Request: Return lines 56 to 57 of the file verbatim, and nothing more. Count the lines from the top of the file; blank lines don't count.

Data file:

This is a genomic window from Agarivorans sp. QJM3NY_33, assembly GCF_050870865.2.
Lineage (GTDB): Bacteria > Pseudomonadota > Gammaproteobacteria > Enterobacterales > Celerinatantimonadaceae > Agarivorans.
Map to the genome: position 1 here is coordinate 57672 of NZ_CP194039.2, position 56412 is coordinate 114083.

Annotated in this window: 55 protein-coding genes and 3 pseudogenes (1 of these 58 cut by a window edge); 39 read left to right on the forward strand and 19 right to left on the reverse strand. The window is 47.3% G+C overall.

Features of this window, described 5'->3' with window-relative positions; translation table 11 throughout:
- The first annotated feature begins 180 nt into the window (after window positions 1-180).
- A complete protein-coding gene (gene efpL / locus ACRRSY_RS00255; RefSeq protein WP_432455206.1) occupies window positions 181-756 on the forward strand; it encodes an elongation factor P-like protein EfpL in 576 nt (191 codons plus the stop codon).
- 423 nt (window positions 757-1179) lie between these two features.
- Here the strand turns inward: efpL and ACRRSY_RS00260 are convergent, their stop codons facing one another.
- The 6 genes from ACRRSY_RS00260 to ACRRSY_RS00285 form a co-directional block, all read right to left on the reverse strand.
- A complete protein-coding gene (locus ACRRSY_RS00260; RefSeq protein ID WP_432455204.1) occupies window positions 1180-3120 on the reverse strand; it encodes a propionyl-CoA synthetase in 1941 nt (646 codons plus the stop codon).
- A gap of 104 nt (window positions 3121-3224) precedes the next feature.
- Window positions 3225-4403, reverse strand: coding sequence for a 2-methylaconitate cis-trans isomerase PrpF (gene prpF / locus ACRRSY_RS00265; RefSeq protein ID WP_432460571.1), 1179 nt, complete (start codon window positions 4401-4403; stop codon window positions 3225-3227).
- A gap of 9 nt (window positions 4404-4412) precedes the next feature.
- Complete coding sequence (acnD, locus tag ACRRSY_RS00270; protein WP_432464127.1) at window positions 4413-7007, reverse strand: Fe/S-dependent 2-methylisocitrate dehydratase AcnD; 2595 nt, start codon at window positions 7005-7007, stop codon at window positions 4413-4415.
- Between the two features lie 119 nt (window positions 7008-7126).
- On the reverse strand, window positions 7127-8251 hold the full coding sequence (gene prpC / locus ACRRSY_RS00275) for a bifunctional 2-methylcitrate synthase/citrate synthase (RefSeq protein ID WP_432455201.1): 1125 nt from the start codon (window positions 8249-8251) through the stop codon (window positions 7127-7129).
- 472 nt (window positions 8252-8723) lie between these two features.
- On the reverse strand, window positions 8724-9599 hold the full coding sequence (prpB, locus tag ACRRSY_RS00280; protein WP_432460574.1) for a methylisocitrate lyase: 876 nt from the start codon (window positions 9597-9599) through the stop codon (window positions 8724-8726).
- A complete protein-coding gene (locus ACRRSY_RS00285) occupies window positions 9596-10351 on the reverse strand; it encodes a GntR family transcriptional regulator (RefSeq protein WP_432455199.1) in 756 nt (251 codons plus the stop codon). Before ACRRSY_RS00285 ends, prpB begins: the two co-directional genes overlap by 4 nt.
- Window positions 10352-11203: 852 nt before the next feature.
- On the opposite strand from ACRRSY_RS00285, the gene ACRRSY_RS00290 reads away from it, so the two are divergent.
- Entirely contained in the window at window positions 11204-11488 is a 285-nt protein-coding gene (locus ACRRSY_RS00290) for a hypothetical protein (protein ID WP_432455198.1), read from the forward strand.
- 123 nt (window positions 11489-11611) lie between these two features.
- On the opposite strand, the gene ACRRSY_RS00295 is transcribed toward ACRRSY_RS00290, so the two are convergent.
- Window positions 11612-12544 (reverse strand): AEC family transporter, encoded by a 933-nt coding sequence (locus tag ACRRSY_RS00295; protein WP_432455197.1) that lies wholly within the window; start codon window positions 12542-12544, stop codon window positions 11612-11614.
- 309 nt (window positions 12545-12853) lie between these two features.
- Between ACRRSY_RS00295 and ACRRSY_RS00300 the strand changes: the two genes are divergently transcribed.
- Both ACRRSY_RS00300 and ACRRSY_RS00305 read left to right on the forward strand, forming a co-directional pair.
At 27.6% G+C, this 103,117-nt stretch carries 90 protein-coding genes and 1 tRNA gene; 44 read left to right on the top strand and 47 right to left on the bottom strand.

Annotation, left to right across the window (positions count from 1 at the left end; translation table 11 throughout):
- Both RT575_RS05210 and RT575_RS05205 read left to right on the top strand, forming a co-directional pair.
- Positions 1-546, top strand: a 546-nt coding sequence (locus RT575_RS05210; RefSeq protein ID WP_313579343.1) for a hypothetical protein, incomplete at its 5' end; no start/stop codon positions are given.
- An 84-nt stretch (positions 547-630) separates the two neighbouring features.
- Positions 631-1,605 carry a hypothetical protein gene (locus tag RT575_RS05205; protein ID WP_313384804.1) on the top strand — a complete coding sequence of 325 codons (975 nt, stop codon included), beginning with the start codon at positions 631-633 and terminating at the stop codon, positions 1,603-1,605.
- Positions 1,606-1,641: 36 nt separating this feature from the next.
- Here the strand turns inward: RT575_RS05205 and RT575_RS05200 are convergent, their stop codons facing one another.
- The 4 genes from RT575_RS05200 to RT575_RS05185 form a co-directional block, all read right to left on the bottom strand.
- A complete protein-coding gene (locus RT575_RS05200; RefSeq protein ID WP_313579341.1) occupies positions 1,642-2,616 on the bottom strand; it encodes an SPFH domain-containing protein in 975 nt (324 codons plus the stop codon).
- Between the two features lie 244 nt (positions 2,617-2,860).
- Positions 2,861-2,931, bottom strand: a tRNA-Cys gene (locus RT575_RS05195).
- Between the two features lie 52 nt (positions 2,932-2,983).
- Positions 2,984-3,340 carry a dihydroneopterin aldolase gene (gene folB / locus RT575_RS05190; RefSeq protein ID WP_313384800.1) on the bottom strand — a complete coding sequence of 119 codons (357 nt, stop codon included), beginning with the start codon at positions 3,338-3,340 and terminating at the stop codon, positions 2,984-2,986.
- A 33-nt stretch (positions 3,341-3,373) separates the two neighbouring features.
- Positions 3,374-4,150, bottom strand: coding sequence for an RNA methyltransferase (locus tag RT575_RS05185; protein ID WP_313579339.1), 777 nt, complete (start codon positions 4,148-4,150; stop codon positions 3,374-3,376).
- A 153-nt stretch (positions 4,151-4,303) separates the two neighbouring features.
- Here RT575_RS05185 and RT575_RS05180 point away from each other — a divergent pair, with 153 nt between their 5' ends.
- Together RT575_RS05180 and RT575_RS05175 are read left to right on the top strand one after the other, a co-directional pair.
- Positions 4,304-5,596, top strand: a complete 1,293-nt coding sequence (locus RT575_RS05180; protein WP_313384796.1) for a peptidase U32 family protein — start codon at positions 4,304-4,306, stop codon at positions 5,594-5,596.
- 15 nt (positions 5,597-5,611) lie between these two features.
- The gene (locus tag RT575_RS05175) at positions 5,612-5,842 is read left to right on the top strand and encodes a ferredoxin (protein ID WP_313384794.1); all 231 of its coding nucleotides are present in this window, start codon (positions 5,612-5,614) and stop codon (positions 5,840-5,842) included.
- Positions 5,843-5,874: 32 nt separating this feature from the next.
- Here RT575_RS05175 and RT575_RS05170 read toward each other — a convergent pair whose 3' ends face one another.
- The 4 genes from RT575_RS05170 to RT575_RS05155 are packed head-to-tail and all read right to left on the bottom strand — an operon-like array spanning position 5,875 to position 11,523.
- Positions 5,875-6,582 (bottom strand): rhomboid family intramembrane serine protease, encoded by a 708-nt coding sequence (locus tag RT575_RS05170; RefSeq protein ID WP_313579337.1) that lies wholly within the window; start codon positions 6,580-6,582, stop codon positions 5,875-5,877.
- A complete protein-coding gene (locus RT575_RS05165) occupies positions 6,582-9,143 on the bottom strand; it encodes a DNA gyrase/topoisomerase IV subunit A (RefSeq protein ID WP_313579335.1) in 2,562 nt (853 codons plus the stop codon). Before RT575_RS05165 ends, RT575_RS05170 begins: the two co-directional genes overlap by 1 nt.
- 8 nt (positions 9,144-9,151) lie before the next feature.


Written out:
- A complete protein-coding gene (locus RT575_RS05165) occupies positions 6,582-9,143 on the bottom strand; it encodes a DNA gyrase/topoisomerase IV subunit A (RefSeq protein ID WP_313579335.1) in 2,562 nt (853 codons plus the stop codon). Before RT575_RS05165 ends, RT575_RS05170 begins: the two co-directional genes overlap by 1 nt.
- 8 nt (positions 9,144-9,151) lie before the next feature.